On The Record

IU Southeast freshman balances life, school and music

Cunningham and her father at her graduation.  Photo courtesy

Cunningham and her father at her graduation. Photo courtesy

Somolia Pumphrey, Staff Reporter

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For some, when something traumatic affects their life, they’re faced with the possibility that the experience can either make or break them.

At a young age, IU Southeast marketing freshman and rap artist D’Coryia Cunningham said that seeing family members involved with music inspired her to explore her musical talents.

Cunningham says she has always had a passion for music and believes that this time around building her brand will be drastically different from the last time.

Cunningham and her father at her graduation. Photo courtesy

Cunningham and her father at her graduation. Photo courtesy

Before, Cunningham could admit to not taking her craft seriously until the passing of her father near the end of the 2015 fall semester.

“Prior to my dad’s death I wasn’t serious with music. I was thinking about doing it but I wasn’t sure if I really wanted to or not,” she said.

Cunningham said that her father inspired her to seek joy in situations and to let joy be the end result in life. “Which is why I really want to pursue music because throughout life circumstances it’s what has brought me joy,” she said.

Choosing to give her music another chance, Cunningham battles with balancing school, work and studio time.

“Everything is based off strategy, so I plan to just prioritize everything,” Cunningham said. “School always comes first.”

Cunningham feels positive that working with her current group, Redroom Business, will push her in the right direction musically.

With the help of a mutual connection, Cunningham was able to get in contact with the founder and C. E. O of Redroom Business, Demetrius Hall.

Hall says that Redroom Business was created to help budding artists not only perfect their craft but to get them off the streets and into an environment where they can learn about the music business.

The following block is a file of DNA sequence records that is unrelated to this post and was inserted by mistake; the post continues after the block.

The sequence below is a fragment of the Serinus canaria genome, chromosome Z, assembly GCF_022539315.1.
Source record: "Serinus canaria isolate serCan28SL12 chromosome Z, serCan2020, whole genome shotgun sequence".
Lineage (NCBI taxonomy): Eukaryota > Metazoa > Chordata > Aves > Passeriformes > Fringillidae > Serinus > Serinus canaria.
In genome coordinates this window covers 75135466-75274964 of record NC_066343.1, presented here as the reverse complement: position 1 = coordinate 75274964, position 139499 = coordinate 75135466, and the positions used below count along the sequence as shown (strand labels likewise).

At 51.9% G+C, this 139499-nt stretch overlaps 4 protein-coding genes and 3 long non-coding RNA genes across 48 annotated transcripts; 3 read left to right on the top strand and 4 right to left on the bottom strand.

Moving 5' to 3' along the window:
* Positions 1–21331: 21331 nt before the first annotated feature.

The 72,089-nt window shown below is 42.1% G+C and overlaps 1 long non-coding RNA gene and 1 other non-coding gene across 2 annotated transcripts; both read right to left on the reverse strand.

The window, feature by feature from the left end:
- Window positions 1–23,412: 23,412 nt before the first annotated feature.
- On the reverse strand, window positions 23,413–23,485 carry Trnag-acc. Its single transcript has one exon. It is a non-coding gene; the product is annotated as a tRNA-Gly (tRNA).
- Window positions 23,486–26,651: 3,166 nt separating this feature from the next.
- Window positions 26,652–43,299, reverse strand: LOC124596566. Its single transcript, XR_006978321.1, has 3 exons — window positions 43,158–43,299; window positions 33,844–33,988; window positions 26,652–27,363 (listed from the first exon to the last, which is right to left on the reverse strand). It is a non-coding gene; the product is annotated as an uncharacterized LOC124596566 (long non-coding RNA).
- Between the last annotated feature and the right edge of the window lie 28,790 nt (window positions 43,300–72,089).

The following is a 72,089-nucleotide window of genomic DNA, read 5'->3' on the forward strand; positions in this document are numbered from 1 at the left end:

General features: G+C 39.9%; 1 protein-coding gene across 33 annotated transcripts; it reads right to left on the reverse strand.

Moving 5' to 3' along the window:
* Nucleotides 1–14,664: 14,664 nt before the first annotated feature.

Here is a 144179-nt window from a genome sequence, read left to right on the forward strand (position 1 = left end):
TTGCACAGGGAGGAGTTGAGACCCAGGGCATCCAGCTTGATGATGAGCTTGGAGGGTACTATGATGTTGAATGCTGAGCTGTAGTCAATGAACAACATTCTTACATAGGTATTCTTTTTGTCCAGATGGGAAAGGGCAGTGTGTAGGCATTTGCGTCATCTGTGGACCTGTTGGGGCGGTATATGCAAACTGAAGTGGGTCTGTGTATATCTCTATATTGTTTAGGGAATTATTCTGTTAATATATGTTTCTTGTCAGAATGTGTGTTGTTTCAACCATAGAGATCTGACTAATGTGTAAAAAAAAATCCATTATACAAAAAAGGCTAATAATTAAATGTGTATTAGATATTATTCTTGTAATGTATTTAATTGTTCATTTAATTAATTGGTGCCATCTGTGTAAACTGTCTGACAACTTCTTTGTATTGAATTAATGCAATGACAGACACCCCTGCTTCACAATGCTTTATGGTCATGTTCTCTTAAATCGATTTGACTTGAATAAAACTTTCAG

“A lot of people want to be the artist, but they don’t know the business,” Hall said. “They’re more so stuck on the glitz and glamor.”

Being a new artist, Cunningham realizes that self-portrayal is an important aspect of the music industry when you have others looking up to you.

“She definitely brings a flare with her empowerment of women, and she has a very unique way of portraying the way she feels in her music,” said fellow Redroom artist, Lyric.

Being conservative and embodying self-respect are the characteristics that Hall labels Cunningham with.

“In all of my videos people will notice that I’m dressed in a very casual manner,” Cunningham said. “I just want to show women that you don’t have to be half naked or have the best body to be successful.”

Cunningham says that showing women that they can be confident and financially and emotionally independent is important to her because that is who she is.

While preparing the tracks for her first album, Cunningham hopes to feature vocals from junior psychology major Kelly Howard on her original song, “Forgotten.”

“I chose her because her voice is beautiful and very unique and there aren’t many like it,” Cunningham said. “Also for the fact that her style is different from mine, so the way she sings put a twist to the song making it even better.”

It was Cunningham’s passion and dedication that made Howard decide to sing for her. “She showed me that she is serious about her work, and I admire that in an artist,” she said.

Looking Ahead, Cunningham says she plans on releasing more singles and doing covers for different songs by mid-Feb. and early March.

Long term, Cunningham is planning the release of her first album, preparing for her first major showcase in March 2016 in Indianapolis. In Jan. 2017, Cunningham hopes to release a line of shirts that she’s been working on with locals designers.

Ambitious and ready to put in the work, Cunningham says that she’s looking forward to the future.